The rare harlequin gecko (Hoplodactylus rakiurae) stands out against this background, but is well camouflaged in its usual habitat of herbfields, shrublands and granite outcrops. It grows up to 8 centimetres long from its snout to the base of its tail. This species was discovered in 1969 and scientifically described in 1981. Found only in the south of Stewart Island, it is probably the most southern member of the gecko family worldwide. At 47° south of the equator, with low sunshine hours and frequent rainfall, Stewart Island is a challenging environment for cold-blooded reptiles.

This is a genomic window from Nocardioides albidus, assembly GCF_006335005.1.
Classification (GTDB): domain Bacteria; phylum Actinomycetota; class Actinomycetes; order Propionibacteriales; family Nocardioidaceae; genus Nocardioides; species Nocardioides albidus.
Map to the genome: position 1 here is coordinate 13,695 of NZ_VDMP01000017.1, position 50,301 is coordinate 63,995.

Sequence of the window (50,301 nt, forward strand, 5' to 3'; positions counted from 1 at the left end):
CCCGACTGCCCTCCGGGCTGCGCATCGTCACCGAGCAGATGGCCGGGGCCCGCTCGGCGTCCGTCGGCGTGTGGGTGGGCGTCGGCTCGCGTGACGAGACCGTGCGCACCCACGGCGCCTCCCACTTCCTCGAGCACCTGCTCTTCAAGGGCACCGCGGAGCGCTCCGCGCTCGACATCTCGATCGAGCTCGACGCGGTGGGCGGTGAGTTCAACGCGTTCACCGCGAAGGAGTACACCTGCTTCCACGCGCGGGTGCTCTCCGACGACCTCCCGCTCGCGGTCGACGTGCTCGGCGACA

Te whakamahi i tēnei tūemi
Department of Conservation
Photograph by Rod Morris
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